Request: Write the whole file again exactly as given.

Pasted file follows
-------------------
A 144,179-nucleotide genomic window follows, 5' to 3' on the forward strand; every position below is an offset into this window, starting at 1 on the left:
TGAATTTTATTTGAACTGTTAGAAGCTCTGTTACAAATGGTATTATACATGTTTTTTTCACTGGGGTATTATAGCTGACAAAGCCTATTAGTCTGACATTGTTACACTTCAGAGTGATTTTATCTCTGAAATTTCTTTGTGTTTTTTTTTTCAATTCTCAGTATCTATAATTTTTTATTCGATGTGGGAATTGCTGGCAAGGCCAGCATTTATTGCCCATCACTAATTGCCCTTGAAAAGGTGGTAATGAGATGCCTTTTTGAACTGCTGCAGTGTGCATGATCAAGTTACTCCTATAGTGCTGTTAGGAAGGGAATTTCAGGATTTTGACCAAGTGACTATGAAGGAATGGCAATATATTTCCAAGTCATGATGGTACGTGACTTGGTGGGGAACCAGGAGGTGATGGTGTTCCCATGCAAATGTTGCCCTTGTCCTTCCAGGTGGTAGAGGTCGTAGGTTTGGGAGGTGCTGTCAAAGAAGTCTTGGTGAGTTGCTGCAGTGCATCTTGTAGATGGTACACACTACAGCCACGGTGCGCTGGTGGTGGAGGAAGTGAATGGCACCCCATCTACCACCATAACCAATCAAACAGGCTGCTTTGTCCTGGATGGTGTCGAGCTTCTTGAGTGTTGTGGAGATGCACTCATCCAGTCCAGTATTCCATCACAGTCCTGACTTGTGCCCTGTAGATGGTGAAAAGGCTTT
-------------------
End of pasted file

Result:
A 144,179-nucleotide genomic window follows, 5' to 3' on the forward strand; every position below is an offset into this window, starting at 1 on the left:
TGAATTTTATTTGAACTGTTAGAAGCTCTGTTACAAATGGTATTATACATGTTTTTTTCACTGGGGTATTATAGCTGACAAAGCCTATTAGTCTGACATTGTTACACTTCAGAGTGATTTTATCTCTGAAATTTCTTTGTGTTTTTTTTTTCAATTCTCAGTATCTATAATTTTTTATTCGATGTGGGAATTGCTGGCAAGGCCAGCATTTATTGCCCATCACTAATTGCCCTTGAAAAGGTGGTAATGAGATGCCTTTTTGAACTGCTGCAGTGTGCATGATCAAGTTACTCCTATAGTGCTGTTAGGAAGGGAATTTCAGGATTTTGACCAAGTGACTATGAAGGAATGGCAATATATTTCCAAGTCATGATGGTACGTGACTTGGTGGGGAACCAGGAGGTGATGGTGTTCCCATGCAAATGTTGCCCTTGTCCTTCCAGGTGGTAGAGGTCGTAGGTTTGGGAGGTGCTGTCAAAGAAGTCTTGGTGAGTTGCTGCAGTGCATCTTGTAGATGGTACACACTACAGCCACGGTGCGCTGGTGGTGGAGGAAGTGAATGGCACCCCATCTACCACCATAACCAATCAAACAGGCTGCTTTGTCCTGGATGGTGTCGAGCTTCTTGAGTGTTGTGGAGATGCACTCATCCAGTCCAGTATTCCATCACAGTCCTGACTTGTGCCCTGTAGATGGTGAAAAGGCTTT